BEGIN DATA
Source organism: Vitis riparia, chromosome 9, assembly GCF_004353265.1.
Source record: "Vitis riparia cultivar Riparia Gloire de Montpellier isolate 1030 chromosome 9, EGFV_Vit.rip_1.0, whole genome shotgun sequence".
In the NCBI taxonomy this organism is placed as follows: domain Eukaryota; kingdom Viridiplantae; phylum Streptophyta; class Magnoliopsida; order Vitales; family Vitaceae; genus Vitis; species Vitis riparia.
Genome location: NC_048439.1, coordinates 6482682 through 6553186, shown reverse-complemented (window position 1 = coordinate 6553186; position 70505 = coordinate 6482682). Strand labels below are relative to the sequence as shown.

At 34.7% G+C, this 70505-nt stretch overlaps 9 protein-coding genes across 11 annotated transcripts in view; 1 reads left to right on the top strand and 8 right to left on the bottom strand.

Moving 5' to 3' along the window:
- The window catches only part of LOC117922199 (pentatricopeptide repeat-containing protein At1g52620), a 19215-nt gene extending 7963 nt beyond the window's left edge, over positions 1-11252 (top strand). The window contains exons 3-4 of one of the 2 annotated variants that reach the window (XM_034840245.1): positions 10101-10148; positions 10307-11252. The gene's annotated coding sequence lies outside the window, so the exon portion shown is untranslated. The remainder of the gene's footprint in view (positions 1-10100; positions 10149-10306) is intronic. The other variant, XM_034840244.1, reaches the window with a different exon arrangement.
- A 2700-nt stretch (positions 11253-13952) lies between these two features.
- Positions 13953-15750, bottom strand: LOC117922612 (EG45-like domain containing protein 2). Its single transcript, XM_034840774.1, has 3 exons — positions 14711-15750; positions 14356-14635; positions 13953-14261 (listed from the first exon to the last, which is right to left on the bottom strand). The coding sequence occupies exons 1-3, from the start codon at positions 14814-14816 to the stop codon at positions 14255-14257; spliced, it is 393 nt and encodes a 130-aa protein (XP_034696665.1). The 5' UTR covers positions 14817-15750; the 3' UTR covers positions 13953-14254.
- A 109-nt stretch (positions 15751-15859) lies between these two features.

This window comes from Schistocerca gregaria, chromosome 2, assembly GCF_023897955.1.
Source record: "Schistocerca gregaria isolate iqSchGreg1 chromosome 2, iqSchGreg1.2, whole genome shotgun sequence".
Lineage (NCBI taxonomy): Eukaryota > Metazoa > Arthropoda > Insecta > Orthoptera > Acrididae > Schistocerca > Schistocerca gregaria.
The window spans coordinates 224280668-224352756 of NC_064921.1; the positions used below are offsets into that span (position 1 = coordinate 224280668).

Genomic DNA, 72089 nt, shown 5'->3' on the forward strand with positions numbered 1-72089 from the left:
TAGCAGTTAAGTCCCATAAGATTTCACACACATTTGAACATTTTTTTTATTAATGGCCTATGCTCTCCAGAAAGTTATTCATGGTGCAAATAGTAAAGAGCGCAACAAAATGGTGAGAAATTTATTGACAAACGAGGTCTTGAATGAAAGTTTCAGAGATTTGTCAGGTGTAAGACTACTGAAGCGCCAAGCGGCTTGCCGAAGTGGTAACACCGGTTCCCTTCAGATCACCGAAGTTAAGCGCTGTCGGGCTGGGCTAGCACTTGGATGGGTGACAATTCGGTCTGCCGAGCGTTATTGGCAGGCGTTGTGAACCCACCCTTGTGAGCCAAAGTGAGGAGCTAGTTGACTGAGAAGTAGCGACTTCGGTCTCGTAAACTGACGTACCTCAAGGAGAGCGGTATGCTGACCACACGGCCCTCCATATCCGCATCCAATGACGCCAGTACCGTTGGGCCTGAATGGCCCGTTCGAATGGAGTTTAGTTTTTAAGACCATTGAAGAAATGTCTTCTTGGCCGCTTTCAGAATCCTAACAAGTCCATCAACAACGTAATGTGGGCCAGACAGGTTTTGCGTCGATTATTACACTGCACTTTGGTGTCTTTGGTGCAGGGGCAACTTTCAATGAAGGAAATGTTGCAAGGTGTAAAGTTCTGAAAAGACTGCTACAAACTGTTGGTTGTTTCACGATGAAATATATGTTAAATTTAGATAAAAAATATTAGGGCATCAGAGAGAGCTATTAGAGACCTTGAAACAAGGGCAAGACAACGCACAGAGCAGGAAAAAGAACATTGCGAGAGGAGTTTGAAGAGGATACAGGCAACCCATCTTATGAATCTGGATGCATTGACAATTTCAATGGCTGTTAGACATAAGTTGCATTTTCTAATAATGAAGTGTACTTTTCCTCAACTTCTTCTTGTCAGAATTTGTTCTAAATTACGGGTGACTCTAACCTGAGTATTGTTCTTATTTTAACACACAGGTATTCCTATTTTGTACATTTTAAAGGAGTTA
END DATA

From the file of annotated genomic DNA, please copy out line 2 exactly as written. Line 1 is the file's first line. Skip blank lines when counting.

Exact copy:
Source record: "Vitis riparia cultivar Riparia Gloire de Montpellier isolate 1030 chromosome 9, EGFV_Vit.rip_1.0, whole genome shotgun sequence".